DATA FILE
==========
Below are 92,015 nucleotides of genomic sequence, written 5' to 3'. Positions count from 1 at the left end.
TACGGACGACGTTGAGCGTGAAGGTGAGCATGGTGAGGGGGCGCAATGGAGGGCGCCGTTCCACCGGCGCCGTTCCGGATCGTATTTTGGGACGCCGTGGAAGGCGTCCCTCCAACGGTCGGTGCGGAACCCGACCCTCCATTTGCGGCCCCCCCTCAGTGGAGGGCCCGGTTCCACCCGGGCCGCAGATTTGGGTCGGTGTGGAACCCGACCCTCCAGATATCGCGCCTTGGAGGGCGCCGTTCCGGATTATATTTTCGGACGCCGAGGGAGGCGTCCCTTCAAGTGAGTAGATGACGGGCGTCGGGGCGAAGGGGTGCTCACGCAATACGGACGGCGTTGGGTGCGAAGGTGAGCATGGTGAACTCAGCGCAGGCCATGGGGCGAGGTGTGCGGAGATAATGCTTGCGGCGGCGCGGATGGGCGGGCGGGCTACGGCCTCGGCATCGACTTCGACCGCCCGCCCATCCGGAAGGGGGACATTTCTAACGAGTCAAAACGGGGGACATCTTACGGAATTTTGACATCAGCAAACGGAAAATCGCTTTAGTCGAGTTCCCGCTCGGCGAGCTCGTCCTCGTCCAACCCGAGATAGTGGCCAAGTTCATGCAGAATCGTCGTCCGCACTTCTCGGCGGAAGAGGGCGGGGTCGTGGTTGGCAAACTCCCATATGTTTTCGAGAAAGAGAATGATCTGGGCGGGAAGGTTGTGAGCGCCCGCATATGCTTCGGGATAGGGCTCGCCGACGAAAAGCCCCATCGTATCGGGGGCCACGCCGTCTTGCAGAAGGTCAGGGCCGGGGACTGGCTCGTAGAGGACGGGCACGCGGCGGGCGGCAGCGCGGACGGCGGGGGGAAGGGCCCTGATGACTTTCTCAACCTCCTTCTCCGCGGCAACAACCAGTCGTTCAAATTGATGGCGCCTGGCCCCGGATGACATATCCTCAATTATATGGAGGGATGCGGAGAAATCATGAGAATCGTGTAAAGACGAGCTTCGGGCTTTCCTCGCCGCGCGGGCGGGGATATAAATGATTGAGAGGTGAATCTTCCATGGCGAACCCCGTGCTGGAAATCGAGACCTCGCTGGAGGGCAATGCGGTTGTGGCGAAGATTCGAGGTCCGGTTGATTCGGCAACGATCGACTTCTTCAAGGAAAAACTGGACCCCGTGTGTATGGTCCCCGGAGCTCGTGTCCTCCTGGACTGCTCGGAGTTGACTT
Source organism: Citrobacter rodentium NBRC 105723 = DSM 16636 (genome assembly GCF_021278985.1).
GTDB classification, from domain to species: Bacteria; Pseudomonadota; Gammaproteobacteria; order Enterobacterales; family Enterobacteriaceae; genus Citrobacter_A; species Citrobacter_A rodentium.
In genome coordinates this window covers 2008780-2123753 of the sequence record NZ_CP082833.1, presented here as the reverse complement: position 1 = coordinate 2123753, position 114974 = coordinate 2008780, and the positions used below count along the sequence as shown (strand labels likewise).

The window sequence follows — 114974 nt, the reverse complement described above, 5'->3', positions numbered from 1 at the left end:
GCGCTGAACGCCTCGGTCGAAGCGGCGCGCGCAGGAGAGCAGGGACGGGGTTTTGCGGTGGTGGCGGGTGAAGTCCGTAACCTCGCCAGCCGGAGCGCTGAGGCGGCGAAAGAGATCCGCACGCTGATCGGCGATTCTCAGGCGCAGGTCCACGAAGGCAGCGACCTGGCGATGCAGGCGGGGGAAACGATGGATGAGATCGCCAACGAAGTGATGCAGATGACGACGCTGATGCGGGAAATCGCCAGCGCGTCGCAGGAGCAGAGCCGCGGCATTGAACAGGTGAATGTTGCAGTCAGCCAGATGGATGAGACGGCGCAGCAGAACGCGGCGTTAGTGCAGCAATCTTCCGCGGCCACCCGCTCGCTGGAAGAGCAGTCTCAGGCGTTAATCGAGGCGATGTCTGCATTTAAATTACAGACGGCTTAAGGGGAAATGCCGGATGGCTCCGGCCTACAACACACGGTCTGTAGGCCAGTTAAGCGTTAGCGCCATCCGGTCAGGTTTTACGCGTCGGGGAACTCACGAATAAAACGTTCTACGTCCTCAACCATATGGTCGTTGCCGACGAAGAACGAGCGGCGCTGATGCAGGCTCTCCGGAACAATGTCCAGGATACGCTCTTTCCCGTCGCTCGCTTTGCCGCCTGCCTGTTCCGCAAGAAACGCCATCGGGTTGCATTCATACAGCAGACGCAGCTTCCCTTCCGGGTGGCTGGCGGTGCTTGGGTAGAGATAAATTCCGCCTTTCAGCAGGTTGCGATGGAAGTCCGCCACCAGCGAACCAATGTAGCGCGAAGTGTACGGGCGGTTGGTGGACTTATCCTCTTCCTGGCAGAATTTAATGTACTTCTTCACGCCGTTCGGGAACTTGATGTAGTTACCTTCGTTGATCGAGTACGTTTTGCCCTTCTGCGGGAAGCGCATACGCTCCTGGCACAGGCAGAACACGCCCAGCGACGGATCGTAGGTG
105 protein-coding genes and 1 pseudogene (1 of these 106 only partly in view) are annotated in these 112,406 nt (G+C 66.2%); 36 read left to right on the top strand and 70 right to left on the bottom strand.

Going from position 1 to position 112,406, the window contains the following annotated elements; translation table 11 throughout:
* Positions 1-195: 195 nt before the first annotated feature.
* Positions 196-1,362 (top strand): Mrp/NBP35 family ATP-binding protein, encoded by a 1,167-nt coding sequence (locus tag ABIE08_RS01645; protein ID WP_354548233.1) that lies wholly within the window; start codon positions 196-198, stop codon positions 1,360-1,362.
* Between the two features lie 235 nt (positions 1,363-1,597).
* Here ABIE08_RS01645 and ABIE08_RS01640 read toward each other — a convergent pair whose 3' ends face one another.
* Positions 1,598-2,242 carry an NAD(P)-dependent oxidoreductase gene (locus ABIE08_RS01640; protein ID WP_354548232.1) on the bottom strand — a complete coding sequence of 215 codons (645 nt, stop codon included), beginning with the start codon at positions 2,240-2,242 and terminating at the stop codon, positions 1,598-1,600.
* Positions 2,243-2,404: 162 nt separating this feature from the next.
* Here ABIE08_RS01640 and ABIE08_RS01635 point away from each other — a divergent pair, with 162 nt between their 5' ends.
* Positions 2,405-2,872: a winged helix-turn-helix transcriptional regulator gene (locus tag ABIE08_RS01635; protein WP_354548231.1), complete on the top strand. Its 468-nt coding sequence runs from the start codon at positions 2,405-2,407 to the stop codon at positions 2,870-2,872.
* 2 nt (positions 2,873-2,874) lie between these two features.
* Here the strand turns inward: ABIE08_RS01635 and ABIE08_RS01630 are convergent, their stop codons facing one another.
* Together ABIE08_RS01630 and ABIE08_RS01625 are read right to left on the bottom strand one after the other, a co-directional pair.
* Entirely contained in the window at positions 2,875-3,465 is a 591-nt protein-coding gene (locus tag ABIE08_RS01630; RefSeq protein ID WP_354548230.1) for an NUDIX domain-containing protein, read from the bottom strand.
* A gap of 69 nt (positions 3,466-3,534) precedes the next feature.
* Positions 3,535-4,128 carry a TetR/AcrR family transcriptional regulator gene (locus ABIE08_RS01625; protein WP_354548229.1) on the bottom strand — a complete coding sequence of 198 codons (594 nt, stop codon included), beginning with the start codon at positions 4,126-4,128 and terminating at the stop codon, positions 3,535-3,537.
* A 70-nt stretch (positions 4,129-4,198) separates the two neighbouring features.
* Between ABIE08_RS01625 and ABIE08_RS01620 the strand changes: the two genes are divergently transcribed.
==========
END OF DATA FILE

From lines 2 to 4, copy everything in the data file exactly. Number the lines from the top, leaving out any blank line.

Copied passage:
TACGGACGACGTTGAGCGTGAAGGTGAGCATGGTGAGGGGGCGCAATGGAGGGCGCCGTTCCACCGGCGCCGTTCCGGATCGTATTTTGGGACGCCGTGGAAGGCGTCCCTCCAACGGTCGGTGCGGAACCCGACCCTCCATTTGCGGCCCCCCCTCAGTGGAGGGCCCGGTTCCACCCGGGCCGCAGATTTGGGTCGGTGTGGAACCCGACCCTCCAGATATCGCGCCTTGGAGGGCGCCGTTCCGGATTATATTTTCGGACGCCGAGGGAGGCGTCCCTTCAAGTGAGTAGATGACGGGCGTCGGGGCGAAGGGGTGCTCACGCAATACGGACGGCGTTGGGTGCGAAGGTGAGCATGGTGAACTCAGCGCAGGCCATGGGGCGAGGTGTGCGGAGATAATGCTTGCGGCGGCGCGGATGGGCGGGCGGGCTACGGCCTCGGCATCGACTTCGACCGCCCGCCCATCCGGAAGGGGGACATTTCTAACGAGTCAAAACGGGGGACATCTTACGGAATTTTGACATCAGCAAACGGAAAATCGCTTTAGTCGAGTTCCCGCTCGGCGAGCTCGTCCTCGTCCAACCCGAGATAGTGGCCAAGTTCATGCAGAATCGTCGTCCGCACTTCTCGGCGGAAGAGGGCGGGGTCGTGGTTGGCAAACTCCCATATGTTTTCGAGAAAGAGAATGATCTGGGCGGGAAGGTTGTGAGCGCCCGCATATGCTTCGGGATAGGGCTCGCCGACGAAAAGCCCCATCGTATCGGGGGCCACGCCGTCTTGCAGAAGGTCAGGGCCGGGGACTGGCTCGTAGAGGACGGGCACGCGGCGGGCGGCAGCGCGGACGGCGGGGGGAAGGGCCCTGATGACTTTCTCAACCTCCTTCTCCGCGGCAACAACCAGTCGTTCAAATTGATGGCGCCTGGCCCCGGATGACATATCCTCAATTATATGGAGGGATGCGGAGAAATCATGAGAATCGTGTAAAGACGAGCTTCGGGCTTTCCTCGCCGCGCGGGCGGGGATATAAATGATTGAGAGGTGAATCTTCCATGGCGAACCCCGTGCTGGAAATCGAGACCTCGCTGGAGGGCAATGCGGTTGTGGCGAAGATTCGAGGTCCGGTTGATTCGGCAACGATCGACTTCTTCAAGGAAAAACTGGACCCCGTGTGTATGGTCCCCGGAGCTCGTGTCCTCCTGGACTGCTCGGAGTTGACTT
Source organism: Citrobacter rodentium NBRC 105723 = DSM 16636 (genome assembly GCF_021278985.1).
GTDB classification, from domain to species: Bacteria; Pseudomonadota; Gammaproteobacteria; order Enterobacterales; family Enterobacteriaceae; genus Citrobacter_A; species Citrobacter_A rodentium.